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Social Justice

Free school meals pupils earn less than their peers – and the gap only widens as they get older

The earning gap widens over time, with half of free school meals pupils earning less than £17,000 per year aged 30.

Children who were eligible for free school meals earn less than their peers, and the gap grows as they get older, new data shows.

The Office for National Statistics has revealed half of free school meals pupils earn less than £17,000 a year by the time they reach 30 years old.

Free school meals recipients earn less than their peers at all ages, but the gap widens with age. When people turn 18, there are only small differences. But from 22, the age people tend to graduate from university, the earning gap grows. 

Only 16.2 per cent of free school meals pupils received an undergraduate degree between 2002 and 2019. That’s in comparison to nearly a third (28.2 per cent) of state school students who weren’t eligible for free school meals, and well over half (57.3 per cent) of independent school pupils. 

The likelihood of free school meals students doing a masters degree is just 3.3 per cent, while one in five private school students (20.6 per cent) went on to study for a masters. 

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A spokesperson for Child Poverty Action Group tweeted: “Children who grow up in low-income households have to play catch-up with their peers from an early age. The long and short-term effects of poverty are stark – children leave school earlier, earn less and struggle to progress in work.

“All kids deserve a fair start in life, and the best way for the government to deliver that is to invest in social security for families. But at the moment we’re falling well short of giving the nation’s children the opportunity that everyone deserves.”

According to the Institute for Fiscal Studies, men are £130,000 better off over the course of their working lives by going to university. This is after taxes, student loan repayments and foregone earnings are taken into account. For women, the figure is £100,000.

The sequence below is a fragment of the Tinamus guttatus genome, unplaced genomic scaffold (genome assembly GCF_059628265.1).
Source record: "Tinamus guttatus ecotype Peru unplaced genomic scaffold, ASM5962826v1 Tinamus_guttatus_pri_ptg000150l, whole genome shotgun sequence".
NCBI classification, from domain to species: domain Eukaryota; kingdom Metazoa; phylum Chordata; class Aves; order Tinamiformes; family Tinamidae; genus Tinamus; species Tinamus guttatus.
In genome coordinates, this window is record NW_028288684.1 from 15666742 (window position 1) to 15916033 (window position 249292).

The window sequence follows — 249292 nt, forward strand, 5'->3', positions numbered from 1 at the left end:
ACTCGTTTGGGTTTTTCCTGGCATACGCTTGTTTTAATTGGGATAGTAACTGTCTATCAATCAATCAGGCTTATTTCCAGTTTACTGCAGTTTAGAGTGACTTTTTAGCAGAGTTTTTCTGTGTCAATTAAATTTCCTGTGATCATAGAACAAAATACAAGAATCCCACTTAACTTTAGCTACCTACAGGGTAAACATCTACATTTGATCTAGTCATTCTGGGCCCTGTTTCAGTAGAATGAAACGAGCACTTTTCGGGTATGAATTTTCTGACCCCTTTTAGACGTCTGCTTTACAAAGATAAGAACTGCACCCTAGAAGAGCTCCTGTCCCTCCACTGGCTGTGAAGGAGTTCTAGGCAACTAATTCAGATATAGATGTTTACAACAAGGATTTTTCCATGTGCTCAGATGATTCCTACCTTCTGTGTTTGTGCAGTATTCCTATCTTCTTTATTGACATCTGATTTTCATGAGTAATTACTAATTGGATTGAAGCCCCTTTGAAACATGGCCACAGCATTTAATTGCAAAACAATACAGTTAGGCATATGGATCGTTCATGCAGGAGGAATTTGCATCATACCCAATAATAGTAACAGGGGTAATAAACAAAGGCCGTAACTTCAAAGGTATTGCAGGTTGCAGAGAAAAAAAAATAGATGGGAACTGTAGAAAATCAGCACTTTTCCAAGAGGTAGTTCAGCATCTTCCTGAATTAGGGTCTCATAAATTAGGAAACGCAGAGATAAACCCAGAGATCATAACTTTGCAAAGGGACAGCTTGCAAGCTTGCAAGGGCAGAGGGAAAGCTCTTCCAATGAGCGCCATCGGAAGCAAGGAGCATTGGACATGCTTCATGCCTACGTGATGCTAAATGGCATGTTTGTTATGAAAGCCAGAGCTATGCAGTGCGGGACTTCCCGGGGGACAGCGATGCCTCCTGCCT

Regardless, there is also an earnings gap among individuals with the same level of educational qualifications. Those eligible for free school meals were earning less at 30 than their peers who had the exact same level of education.

An independent school student whose GCSE results were in the bottom 20 per cent nationally earned an average of around £22,000 aged 30. An individual who was from a low-income background and on free school meals would typically have to be in the top 40 per cent nationally at GCSE level to earn £22,000 by the age of 30. 

The most important factors for lower earnings among free school meals students are an individual’s education level and their work experience, accounting for 95 per cent of the gap between free school meals pupils and non-free school meals pupils.

If a person who was eligible for free school meals had the same GCSE results, level of education, years of work experience, ethnicity and went to a school in the same region as a private school student, they would still earn an average of around 20 per cent less than their independent school counterpart. The ONS describes this as an “unexplained gap in earnings”.

Teach First said: “The evidence is clear: young people from poorer backgrounds end up earning less than their peers. This can’t continue. We need to ensure that every child, no matter their background, leaves school with the skills and knowledge that they need to succeed in the world of work.”

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